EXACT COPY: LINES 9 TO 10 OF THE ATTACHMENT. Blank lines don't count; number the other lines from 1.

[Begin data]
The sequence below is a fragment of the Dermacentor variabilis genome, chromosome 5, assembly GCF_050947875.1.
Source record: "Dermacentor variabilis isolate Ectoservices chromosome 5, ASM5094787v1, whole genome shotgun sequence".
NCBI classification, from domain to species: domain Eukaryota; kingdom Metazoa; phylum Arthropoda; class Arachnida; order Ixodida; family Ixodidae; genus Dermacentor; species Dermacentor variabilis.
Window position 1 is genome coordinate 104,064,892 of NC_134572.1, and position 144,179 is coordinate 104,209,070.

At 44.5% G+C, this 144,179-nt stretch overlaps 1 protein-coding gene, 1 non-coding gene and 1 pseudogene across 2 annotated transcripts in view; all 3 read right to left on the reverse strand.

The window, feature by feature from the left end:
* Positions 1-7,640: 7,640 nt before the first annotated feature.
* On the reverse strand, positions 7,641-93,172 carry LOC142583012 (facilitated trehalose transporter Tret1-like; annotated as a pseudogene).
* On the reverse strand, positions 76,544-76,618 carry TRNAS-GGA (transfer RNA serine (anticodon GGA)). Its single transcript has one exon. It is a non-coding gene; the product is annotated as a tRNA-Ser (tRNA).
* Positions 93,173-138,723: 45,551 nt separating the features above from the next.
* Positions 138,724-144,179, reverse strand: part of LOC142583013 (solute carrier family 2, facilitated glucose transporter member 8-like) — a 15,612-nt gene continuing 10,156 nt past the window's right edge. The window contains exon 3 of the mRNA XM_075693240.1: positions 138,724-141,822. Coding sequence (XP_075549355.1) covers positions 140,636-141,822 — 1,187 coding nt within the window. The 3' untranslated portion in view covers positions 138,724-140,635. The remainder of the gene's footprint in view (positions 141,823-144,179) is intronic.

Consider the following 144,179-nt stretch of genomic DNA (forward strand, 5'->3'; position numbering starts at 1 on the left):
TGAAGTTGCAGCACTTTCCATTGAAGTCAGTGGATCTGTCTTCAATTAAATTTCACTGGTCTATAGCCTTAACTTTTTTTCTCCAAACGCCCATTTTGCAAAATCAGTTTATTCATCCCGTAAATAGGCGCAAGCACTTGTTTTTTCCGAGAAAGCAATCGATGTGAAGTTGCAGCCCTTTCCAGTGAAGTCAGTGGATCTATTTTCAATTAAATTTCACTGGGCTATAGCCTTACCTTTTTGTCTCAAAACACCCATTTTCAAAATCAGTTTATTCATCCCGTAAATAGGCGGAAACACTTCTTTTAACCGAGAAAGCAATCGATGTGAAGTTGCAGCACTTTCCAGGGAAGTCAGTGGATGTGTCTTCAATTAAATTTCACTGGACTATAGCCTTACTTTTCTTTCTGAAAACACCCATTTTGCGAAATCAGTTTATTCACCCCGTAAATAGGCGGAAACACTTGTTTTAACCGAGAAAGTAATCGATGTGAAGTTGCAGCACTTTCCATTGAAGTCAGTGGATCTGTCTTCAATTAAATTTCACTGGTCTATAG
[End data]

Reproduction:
* On the reverse strand, positions 76,544-76,618 carry TRNAS-GGA (transfer RNA serine (anticodon GGA)). Its single transcript has one exon. It is a non-coding gene; the product is annotated as a tRNA-Ser (tRNA).
* Positions 93,173-138,723: 45,551 nt separating the features above from the next.